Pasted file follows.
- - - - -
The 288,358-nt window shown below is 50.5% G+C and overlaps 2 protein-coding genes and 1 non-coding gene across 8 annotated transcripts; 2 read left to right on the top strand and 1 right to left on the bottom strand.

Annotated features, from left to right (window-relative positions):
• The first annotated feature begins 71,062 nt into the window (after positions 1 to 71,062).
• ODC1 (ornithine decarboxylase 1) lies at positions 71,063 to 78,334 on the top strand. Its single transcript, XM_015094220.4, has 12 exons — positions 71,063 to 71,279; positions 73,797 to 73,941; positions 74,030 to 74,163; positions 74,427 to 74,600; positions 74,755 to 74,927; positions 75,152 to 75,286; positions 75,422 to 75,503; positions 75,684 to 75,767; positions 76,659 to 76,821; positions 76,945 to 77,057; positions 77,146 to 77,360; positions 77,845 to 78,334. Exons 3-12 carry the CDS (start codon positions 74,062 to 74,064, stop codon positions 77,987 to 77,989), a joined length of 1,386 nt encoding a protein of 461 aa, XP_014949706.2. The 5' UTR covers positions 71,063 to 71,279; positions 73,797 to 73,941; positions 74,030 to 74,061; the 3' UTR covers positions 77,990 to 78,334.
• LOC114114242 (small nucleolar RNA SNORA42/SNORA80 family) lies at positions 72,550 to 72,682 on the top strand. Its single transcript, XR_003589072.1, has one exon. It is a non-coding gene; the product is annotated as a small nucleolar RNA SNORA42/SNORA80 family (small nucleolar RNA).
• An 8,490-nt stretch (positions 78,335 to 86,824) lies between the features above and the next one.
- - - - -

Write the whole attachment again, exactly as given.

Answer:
The 288,358-nt window shown below is 50.5% G+C and overlaps 2 protein-coding genes and 1 non-coding gene across 8 annotated transcripts; 2 read left to right on the top strand and 1 right to left on the bottom strand.

Annotated features, from left to right (window-relative positions):
• The first annotated feature begins 71,062 nt into the window (after positions 1 to 71,062).
• ODC1 (ornithine decarboxylase 1) lies at positions 71,063 to 78,334 on the top strand. Its single transcript, XM_015094220.4, has 12 exons — positions 71,063 to 71,279; positions 73,797 to 73,941; positions 74,030 to 74,163; positions 74,427 to 74,600; positions 74,755 to 74,927; positions 75,152 to 75,286; positions 75,422 to 75,503; positions 75,684 to 75,767; positions 76,659 to 76,821; positions 76,945 to 77,057; positions 77,146 to 77,360; positions 77,845 to 78,334. Exons 3-12 carry the CDS (start codon positions 74,062 to 74,064, stop codon positions 77,987 to 77,989), a joined length of 1,386 nt encoding a protein of 461 aa, XP_014949706.2. The 5' UTR covers positions 71,063 to 71,279; positions 73,797 to 73,941; positions 74,030 to 74,061; the 3' UTR covers positions 77,990 to 78,334.
• LOC114114242 (small nucleolar RNA SNORA42/SNORA80 family) lies at positions 72,550 to 72,682 on the top strand. Its single transcript, XR_003589072.1, has one exon. It is a non-coding gene; the product is annotated as a small nucleolar RNA SNORA42/SNORA80 family (small nucleolar RNA).
• An 8,490-nt stretch (positions 78,335 to 86,824) lies between the features above and the next one.